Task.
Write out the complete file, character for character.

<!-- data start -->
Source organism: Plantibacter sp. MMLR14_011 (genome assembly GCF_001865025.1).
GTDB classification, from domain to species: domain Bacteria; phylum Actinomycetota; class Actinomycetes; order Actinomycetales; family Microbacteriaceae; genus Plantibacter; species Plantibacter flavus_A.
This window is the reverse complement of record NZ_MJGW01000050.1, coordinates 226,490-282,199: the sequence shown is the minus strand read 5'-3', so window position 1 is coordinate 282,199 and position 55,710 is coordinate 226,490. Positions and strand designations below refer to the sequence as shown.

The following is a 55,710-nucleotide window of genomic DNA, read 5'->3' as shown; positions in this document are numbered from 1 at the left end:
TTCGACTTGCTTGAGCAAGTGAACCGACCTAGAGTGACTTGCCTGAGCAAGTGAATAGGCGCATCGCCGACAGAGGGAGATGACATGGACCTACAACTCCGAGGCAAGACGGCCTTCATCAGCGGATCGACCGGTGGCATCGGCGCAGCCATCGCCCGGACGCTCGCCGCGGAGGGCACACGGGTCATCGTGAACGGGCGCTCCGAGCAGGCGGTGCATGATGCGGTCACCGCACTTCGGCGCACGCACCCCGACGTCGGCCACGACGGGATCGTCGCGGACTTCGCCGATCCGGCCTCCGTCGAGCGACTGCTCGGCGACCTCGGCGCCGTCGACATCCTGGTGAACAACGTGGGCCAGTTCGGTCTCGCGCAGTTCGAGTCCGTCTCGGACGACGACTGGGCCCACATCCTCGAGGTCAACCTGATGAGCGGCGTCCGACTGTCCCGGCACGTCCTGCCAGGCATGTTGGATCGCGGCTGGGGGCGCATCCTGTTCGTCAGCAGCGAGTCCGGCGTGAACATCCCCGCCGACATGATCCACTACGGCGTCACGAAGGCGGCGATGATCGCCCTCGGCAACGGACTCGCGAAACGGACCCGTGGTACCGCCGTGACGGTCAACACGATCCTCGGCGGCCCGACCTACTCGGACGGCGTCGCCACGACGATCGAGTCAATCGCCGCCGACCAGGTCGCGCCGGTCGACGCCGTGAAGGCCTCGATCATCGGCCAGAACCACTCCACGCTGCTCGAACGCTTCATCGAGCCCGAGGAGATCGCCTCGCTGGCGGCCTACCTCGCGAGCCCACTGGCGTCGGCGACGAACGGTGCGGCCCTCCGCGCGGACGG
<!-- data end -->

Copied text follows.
Source organism: Plantibacter sp. MMLR14_011 (genome assembly GCF_001865025.1).
GTDB classification, from domain to species: domain Bacteria; phylum Actinomycetota; class Actinomycetes; order Actinomycetales; family Microbacteriaceae; genus Plantibacter; species Plantibacter flavus_A.
This window is the reverse complement of record NZ_MJGW01000050.1, coordinates 226,490-282,199: the sequence shown is the minus strand read 5'-3', so window position 1 is coordinate 282,199 and position 55,710 is coordinate 226,490. Positions and strand designations below refer to the sequence as shown.

The following is a 55,710-nucleotide window of genomic DNA, read 5'->3' as shown; positions in this document are numbered from 1 at the left end:
TTCGACTTGCTTGAGCAAGTGAACCGACCTAGAGTGACTTGCCTGAGCAAGTGAATAGGCGCATCGCCGACAGAGGGAGATGACATGGACCTACAACTCCGAGGCAAGACGGCCTTCATCAGCGGATCGACCGGTGGCATCGGCGCAGCCATCGCCCGGACGCTCGCCGCGGAGGGCACACGGGTCATCGTGAACGGGCGCTCCGAGCAGGCGGTGCATGATGCGGTCACCGCACTTCGGCGCACGCACCCCGACGTCGGCCACGACGGGATCGTCGCGGACTTCGCCGATCCGGCCTCCGTCGAGCGACTGCTCGGCGACCTCGGCGCCGTCGACATCCTGGTGAACAACGTGGGCCAGTTCGGTCTCGCGCAGTTCGAGTCCGTCTCGGACGACGACTGGGCCCACATCCTCGAGGTCAACCTGATGAGCGGCGTCCGACTGTCCCGGCACGTCCTGCCAGGCATGTTGGATCGCGGCTGGGGGCGCATCCTGTTCGTCAGCAGCGAGTCCGGCGTGAACATCCCCGCCGACATGATCCACTACGGCGTCACGAAGGCGGCGATGATCGCCCTCGGCAACGGACTCGCGAAACGGACCCGTGGTACCGCCGTGACGGTCAACACGATCCTCGGCGGCCCGACCTACTCGGACGGCGTCGCCACGACGATCGAGTCAATCGCCGCCGACCAGGTCGCGCCGGTCGACGCCGTGAAGGCCTCGATCATCGGCCAGAACCACTCCACGCTGCTCGAACGCTTCATCGAGCCCGAGGAGATCGCCTCGCTGGCGGCCTACCTCGCGAGCCCACTGGCGTCGGCGACGAACGGTGCGGCCCTCCGCGCGGACGG